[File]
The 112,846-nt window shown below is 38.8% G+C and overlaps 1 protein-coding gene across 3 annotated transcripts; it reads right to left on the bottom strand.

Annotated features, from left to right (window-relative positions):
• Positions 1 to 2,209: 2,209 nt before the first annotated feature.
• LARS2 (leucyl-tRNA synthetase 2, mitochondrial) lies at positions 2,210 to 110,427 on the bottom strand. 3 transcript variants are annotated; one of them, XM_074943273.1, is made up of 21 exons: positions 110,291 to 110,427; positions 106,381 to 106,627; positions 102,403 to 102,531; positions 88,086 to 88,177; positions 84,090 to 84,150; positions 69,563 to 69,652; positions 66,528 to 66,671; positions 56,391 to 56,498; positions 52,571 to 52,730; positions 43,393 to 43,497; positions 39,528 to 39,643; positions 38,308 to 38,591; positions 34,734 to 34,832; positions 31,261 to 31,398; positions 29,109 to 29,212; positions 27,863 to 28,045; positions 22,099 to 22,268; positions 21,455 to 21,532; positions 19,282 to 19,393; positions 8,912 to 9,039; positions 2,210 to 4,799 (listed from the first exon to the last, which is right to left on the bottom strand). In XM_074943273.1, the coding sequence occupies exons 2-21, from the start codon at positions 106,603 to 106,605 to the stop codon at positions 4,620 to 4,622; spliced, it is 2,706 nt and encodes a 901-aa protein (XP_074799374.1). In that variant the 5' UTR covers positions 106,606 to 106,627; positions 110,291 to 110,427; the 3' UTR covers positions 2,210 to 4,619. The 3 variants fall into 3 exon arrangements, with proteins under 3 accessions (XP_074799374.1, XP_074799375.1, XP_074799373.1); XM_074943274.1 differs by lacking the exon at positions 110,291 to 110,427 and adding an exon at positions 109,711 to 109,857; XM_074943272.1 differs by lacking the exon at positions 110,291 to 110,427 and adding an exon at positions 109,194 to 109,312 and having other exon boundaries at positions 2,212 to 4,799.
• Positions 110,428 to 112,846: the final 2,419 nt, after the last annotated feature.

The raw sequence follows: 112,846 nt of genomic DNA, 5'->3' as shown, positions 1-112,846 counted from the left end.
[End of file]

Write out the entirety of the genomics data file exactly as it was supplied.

The 112,846-nt window shown below is 38.8% G+C and overlaps 1 protein-coding gene across 3 annotated transcripts; it reads right to left on the bottom strand.

Annotated features, from left to right (window-relative positions):
• Positions 1 to 2,209: 2,209 nt before the first annotated feature.
• LARS2 (leucyl-tRNA synthetase 2, mitochondrial) lies at positions 2,210 to 110,427 on the bottom strand. 3 transcript variants are annotated; one of them, XM_074943273.1, is made up of 21 exons: positions 110,291 to 110,427; positions 106,381 to 106,627; positions 102,403 to 102,531; positions 88,086 to 88,177; positions 84,090 to 84,150; positions 69,563 to 69,652; positions 66,528 to 66,671; positions 56,391 to 56,498; positions 52,571 to 52,730; positions 43,393 to 43,497; positions 39,528 to 39,643; positions 38,308 to 38,591; positions 34,734 to 34,832; positions 31,261 to 31,398; positions 29,109 to 29,212; positions 27,863 to 28,045; positions 22,099 to 22,268; positions 21,455 to 21,532; positions 19,282 to 19,393; positions 8,912 to 9,039; positions 2,210 to 4,799 (listed from the first exon to the last, which is right to left on the bottom strand). In XM_074943273.1, the coding sequence occupies exons 2-21, from the start codon at positions 106,603 to 106,605 to the stop codon at positions 4,620 to 4,622; spliced, it is 2,706 nt and encodes a 901-aa protein (XP_074799374.1). In that variant the 5' UTR covers positions 106,606 to 106,627; positions 110,291 to 110,427; the 3' UTR covers positions 2,210 to 4,619. The 3 variants fall into 3 exon arrangements, with proteins under 3 accessions (XP_074799374.1, XP_074799375.1, XP_074799373.1); XM_074943274.1 differs by lacking the exon at positions 110,291 to 110,427 and adding an exon at positions 109,711 to 109,857; XM_074943272.1 differs by lacking the exon at positions 110,291 to 110,427 and adding an exon at positions 109,194 to 109,312 and having other exon boundaries at positions 2,212 to 4,799.
• Positions 110,428 to 112,846: the final 2,419 nt, after the last annotated feature.

The raw sequence follows: 112,846 nt of genomic DNA, 5'->3' as shown, positions 1-112,846 counted from the left end.